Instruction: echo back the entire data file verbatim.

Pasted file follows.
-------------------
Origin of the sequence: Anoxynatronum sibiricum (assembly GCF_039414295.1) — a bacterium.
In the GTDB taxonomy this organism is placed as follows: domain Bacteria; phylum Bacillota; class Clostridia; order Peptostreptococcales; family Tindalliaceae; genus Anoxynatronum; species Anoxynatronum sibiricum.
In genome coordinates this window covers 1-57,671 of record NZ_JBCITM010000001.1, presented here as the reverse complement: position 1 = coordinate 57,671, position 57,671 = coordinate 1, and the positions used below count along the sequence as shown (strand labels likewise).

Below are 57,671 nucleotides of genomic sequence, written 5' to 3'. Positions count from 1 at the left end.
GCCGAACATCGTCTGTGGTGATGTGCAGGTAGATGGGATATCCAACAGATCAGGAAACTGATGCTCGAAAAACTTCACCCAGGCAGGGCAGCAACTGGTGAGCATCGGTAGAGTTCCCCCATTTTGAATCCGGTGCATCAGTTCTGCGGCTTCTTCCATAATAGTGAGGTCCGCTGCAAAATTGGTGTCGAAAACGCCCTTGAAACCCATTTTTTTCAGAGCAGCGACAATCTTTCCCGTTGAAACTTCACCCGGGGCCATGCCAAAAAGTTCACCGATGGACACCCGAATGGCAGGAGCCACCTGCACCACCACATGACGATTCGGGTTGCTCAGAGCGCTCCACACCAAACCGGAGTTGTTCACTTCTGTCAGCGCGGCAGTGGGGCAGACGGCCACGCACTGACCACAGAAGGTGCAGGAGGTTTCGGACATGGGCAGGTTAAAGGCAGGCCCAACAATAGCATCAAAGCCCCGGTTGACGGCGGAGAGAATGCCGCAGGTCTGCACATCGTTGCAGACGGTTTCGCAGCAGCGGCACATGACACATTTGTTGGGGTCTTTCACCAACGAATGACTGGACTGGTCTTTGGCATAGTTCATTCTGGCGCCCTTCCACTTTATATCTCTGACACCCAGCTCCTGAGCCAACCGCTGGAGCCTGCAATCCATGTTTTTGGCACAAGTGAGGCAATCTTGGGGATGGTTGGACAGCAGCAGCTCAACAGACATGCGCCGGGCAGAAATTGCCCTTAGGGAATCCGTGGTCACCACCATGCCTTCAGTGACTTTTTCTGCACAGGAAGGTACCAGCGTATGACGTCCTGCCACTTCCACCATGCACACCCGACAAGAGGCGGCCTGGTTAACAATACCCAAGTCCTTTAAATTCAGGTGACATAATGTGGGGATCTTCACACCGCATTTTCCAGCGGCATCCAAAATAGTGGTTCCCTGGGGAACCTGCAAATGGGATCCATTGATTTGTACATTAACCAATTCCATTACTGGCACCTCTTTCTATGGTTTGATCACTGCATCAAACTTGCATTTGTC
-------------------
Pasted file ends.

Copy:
Origin of the sequence: Anoxynatronum sibiricum (assembly GCF_039414295.1) — a bacterium.
In the GTDB taxonomy this organism is placed as follows: domain Bacteria; phylum Bacillota; class Clostridia; order Peptostreptococcales; family Tindalliaceae; genus Anoxynatronum; species Anoxynatronum sibiricum.
In genome coordinates this window covers 1-57,671 of record NZ_JBCITM010000001.1, presented here as the reverse complement: position 1 = coordinate 57,671, position 57,671 = coordinate 1, and the positions used below count along the sequence as shown (strand labels likewise).

Below are 57,671 nucleotides of genomic sequence, written 5' to 3'. Positions count from 1 at the left end.
GCCGAACATCGTCTGTGGTGATGTGCAGGTAGATGGGATATCCAACAGATCAGGAAACTGATGCTCGAAAAACTTCACCCAGGCAGGGCAGCAACTGGTGAGCATCGGTAGAGTTCCCCCATTTTGAATCCGGTGCATCAGTTCTGCGGCTTCTTCCATAATAGTGAGGTCCGCTGCAAAATTGGTGTCGAAAACGCCCTTGAAACCCATTTTTTTCAGAGCAGCGACAATCTTTCCCGTTGAAACTTCACCCGGGGCCATGCCAAAAAGTTCACCGATGGACACCCGAATGGCAGGAGCCACCTGCACCACCACATGACGATTCGGGTTGCTCAGAGCGCTCCACACCAAACCGGAGTTGTTCACTTCTGTCAGCGCGGCAGTGGGGCAGACGGCCACGCACTGACCACAGAAGGTGCAGGAGGTTTCGGACATGGGCAGGTTAAAGGCAGGCCCAACAATAGCATCAAAGCCCCGGTTGACGGCGGAGAGAATGCCGCAGGTCTGCACATCGTTGCAGACGGTTTCGCAGCAGCGGCACATGACACATTTGTTGGGGTCTTTCACCAACGAATGACTGGACTGGTCTTTGGCATAGTTCATTCTGGCGCCCTTCCACTTTATATCTCTGACACCCAGCTCCTGAGCCAACCGCTGGAGCCTGCAATCCATGTTTTTGGCACAAGTGAGGCAATCTTGGGGATGGTTGGACAGCAGCAGCTCAACAGACATGCGCCGGGCAGAAATTGCCCTTAGGGAATCCGTGGTCACCACCATGCCTTCAGTGACTTTTTCTGCACAGGAAGGTACCAGCGTATGACGTCCTGCCACTTCCACCATGCACACCCGACAAGAGGCGGCCTGGTTAACAATACCCAAGTCCTTTAAATTCAGGTGACATAATGTGGGGATCTTCACACCGCATTTTCCAGCGGCATCCAAAATAGTGGTTCCCTGGGGAACCTGCAAATGGGATCCATTGATTTGTACATTAACCAATTCCATTACTGGCACCTCTTTCTATGGTTTGATCACTGCATCAAACTTGCATTTGTC